I won’t lie, the feeling of success is addictive.
When everything worked out the way you always imagined, or more correctly never dared to imagine. That single intoxicating moment in a sea of struggles that are now translated to your confident smile in the PR picture.
The day we announced the acquisition of our startup was one of the greatest days of my life. It was filled with proud calls from people I forgot I knew, countless deliveries of flowers and an epic party to celebrate the great news. Everyone wanted to know how we felt the moment we got that phone call out of the blue, offering to acquire our company, which made me realize the huge perception gap.
It’s not a moment, it’s long months of building trust.
It’s not a single phone call, it’s countless meetings of due diligence and negotiations.
And it’s not out of the blue, it’s the result of flirting with corporates from the moment you launch.
All of that is concentrated into one day of great news and celebrations, which is the small fraction most people are exposed to.
From all the many, many struggles along the way, the most difficult one is at the beginning of the journey: Making the decision to leave your convenient salary, professional progress and social life for the dream of becoming an entrepreneur.
The fact that the first stop in your entrepreneurial journey is the hardest leaves only the emotionally-immune, which is unfortunate but efficient. I don’t think I am, or at least was, included in that category, what I was is simply lucky. But you know what they say, “luck favors the brave” and all, so if I can’t teach you how to be lucky the least I can do is teach you how to be brave.
When we just started, my dreams were much more modest: Forget the exit or even fund raising. All I wanted was for someone to tell me I am not hallucinating trying to found a cyber security startup at the age of 24 with no real industry experience or, let’s face it, life experience.
I was so clueless that I had notebooks from entrepreneurship meet-ups with notes like “CEO = Chief Executive Officer.”
During the first months of our startup I was so insecure I went to three job interviews and put down a deposit for an MBA. Lucky for me I had the most amazing co-founders that didn’t allow me to quit. After that wake-up call, I decided to get a hold of myself: If I’m going to do this, I might as well give it everything I’ve got. I came up with a few ground rules that helped me cope with this decision, rules that I later applied to many other decisions we made for our start-up.
1 - Know what you are getting into
It may seem trivial, but you have to ask yourself if you really understand the journey you are about to embark on. I suggest exploring your upcoming project from three angles: Financially: how much is this going to cost you?Practically: what is your new routine going to be like?Emotionally: what are the challenges you are expected to face?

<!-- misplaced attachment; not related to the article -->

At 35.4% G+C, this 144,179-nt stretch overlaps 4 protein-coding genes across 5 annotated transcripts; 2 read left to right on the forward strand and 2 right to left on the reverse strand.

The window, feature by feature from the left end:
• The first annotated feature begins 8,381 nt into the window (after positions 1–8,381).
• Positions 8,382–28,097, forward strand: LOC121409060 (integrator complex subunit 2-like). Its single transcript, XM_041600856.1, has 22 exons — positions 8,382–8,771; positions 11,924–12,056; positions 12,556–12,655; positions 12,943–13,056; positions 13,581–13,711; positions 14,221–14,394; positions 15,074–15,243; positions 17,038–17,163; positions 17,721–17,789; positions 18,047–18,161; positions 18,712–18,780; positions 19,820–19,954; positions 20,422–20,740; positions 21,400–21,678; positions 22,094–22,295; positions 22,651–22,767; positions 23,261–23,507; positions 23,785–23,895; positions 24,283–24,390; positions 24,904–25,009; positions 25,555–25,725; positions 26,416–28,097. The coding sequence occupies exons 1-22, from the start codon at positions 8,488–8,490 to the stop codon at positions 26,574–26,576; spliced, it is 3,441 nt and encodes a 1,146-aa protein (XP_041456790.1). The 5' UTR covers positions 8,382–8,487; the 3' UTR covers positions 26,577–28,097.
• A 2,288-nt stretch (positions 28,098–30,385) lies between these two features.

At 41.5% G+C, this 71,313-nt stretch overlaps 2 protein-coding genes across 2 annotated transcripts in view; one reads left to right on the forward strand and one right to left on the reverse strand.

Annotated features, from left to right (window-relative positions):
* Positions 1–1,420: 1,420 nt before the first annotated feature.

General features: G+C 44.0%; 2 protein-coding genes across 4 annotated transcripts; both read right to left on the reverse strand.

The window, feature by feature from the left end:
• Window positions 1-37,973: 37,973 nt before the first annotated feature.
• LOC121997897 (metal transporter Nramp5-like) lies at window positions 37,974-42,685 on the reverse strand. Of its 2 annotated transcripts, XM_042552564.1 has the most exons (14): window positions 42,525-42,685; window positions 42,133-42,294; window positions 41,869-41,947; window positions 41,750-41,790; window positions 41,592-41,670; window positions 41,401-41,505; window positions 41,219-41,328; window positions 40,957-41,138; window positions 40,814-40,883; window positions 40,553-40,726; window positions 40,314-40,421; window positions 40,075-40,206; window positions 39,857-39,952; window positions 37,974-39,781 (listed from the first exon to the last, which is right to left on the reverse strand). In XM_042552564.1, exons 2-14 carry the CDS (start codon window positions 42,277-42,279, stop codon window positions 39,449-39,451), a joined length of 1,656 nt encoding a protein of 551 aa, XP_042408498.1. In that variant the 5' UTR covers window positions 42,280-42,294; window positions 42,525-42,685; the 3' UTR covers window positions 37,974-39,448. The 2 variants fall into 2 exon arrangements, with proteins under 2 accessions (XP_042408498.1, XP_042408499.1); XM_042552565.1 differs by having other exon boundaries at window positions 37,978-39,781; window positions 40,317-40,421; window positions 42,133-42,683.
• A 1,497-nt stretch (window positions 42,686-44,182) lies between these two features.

2 - Make a decision
Discuss what you’ve learned with your partner, or whoever else might be affected by this decision and make a cutting go-no-go decision. If you end up deciding to go for it, you must be all-in and not look back. At later stages, when it might feel like you are wasting your time, you will have to trust your few-months-younger version of yourself that made the right decision and continue without these self-weakening doubts.
3 - Set milestones
All of that may look like a good plan on paper, but when at the end of the day you take a look at your shrinking bank balance you may, naturally, start to question your decision. This is exactly why you should have a master plan that includes a timeline and targets that depend on your market, product and risk you are willing to take. I was willing to dedicate one year, and expected by then to have a team, idea, product demo, initial customer interest and leads for fundraising.
4 - Fake it ‘till you make it
In the first months of our start-up, I was insecure when talking to friends from the industry and past colleagues from my software engineering days. When everyone said, “good for you for chasing your dreams,” all I could hear was “let’s talk again in a few months when you’ll be asking me for a job.” But I made sure I projected confidence in my decision, and soon I was falling for it as well.
There is no real way to deal with the emotional struggles of entrepreneurship, but it does help to have a plan that will make you feel more comfortable with this overwhelming project. It’s important to remember not to judge yourself too harshly. Every single entrepreneur in the world is dealing with the same feelings, whether they talk about this openly or not.
And if all of this doesn’t help and you still find yourself dealing with panic attacks on a regular basis, remind yourself that the harder it is for you right now, the better the story will be once you’ve succeeded.
Noa Zilberman is co-founder & CPO at Odo Security, which was acquired by Check Point.